Competition will never come IN the local loop, it can come only TO the local loop.
OK, gentle readers, here’s all you need to know about US telecom policy in 3 paragraphs. Note that a telephone network is comprised of 3 elements: transport (aka backhaul), switching (the big switches at the Central Office), and access (the copper wires that come to your house). First the memorandum of Final Judgment (MFJ), 1984, broke up the Bell System. What consumers got out of it was real competition in long distance. Long distance rates went down as a result.
The Telecommunications Act of 1996 was supposed to open switching and access to competition. It supposedly forced the Regional Bell Operating Companies (RBOCs) to lease space on their network assets to competitors. The competitors didn’t have to buy or build much, they just resold the RBOCs services. Those provisions in the act (called UNE-P for unbundled network elements-platform) expired recently putting many CLECs out of business. A new provision UNE-L (for loop) forces the RBOCs requires the RBOCS to lease the copper wires to CLECs who int turn must deliver services over that copper wire using their own switching gear. The danger to the CLECs is that the gear is very expensive and there is no long term guarantee on UNE-L. The Telecommunications Act of 1996 did bring some competition in business markets (T1 plus) but did nothing for residential markets.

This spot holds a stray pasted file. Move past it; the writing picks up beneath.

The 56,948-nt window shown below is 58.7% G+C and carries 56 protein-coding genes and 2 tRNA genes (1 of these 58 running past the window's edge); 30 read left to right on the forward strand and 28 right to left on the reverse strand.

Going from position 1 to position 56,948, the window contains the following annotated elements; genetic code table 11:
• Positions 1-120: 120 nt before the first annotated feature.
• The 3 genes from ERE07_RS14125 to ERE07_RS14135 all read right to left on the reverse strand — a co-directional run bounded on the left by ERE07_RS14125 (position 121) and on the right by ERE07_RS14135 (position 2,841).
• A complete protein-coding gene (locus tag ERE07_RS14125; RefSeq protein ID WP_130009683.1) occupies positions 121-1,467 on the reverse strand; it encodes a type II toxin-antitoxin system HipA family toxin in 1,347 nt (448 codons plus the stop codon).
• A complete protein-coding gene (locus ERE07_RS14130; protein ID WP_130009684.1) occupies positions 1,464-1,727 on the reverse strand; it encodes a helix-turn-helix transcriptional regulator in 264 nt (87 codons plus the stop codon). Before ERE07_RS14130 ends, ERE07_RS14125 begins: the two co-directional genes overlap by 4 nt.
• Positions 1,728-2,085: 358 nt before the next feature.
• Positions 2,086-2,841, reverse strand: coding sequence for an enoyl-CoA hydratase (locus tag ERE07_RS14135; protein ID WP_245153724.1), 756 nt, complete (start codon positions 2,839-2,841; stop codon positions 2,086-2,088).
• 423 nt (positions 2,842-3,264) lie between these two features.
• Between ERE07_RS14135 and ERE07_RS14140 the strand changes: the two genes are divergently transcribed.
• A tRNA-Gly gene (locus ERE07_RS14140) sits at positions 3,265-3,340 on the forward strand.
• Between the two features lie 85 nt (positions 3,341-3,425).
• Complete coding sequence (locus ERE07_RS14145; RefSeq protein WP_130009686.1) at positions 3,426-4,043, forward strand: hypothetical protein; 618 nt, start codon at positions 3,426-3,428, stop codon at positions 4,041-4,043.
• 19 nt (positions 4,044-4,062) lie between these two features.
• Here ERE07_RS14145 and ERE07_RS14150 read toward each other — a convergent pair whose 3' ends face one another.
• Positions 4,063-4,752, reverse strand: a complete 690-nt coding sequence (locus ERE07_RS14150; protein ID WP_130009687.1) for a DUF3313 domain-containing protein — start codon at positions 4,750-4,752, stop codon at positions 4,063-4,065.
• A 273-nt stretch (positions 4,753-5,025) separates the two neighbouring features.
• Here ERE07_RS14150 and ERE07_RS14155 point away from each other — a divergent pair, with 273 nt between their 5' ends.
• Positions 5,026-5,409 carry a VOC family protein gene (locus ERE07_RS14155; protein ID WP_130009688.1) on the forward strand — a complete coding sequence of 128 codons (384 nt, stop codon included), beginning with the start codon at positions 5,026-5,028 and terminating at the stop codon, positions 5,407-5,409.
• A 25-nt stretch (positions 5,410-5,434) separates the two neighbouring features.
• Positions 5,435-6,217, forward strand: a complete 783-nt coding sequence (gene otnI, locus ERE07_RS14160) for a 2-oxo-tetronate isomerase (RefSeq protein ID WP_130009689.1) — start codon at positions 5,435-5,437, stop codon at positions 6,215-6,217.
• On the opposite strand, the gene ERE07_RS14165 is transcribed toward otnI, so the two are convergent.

If ours or any other society really wants competition in telephone services (which INEVITABLY contributes to economic development), then there must exist multiple avenues to telecommunications networks to foment competition. That occurs partially with cable TV telephony and cellular networks. Real relief for consumers and businesses is on the horizon with 3G and 4G solutions using VoIP. VoIP, because it can run on a multiplicity of communications access technologies (copper, coax, and wireless) is the enabler to bringing real competition to the local loop for the benefit of the common good.
Frank Ohrtman has many years experience in VoIP and wireless applications. Mr. Ohrtman learned to perform in-depth research and write succinct analyses during his years as a Navy Intelligence Officer (1981-1991) where he specialized in electronic intelligence and electronic warfare. He is a veteran of U.S. Navy actions in Lebanon (awarded Navy Expeditionary Medal), Grenada, Libya (awarded Joint Service Commendation Medal) and the Gulf War (awarded National Defense Service Medal).
His career in VoIP began with selling VoIP gateway switches for Netrix Corporation to long distance bypass carriers. He went on to promote softswitch solutions for Lucent Technologies (Qwest Account Manager) and Vsys (Western Region Sales Manager). Mr. Ohrtman is the author of Softswitch: Architecture for Voice over IP, a number one bestseller on USTA Bookstore’s bestseller list, Wi-Fi Handbook: Building 802.11b Wireless Networks, and Voice over 802.11. He holds a Master of Science degree in Telecommunications from Colorado University College of Engineering (master’s thesis: “Softswitch As Class 4 Replacement—A Disruptive Technology”), a Master of Arts degree in International Relations from Boston University and a BA, Political Science from University of Iowa. Mr. Ohrtman lives in Denver, CO where he is the president of Softswitch Consulting (http://www.softswitchconsulting.com) 720-839-4063.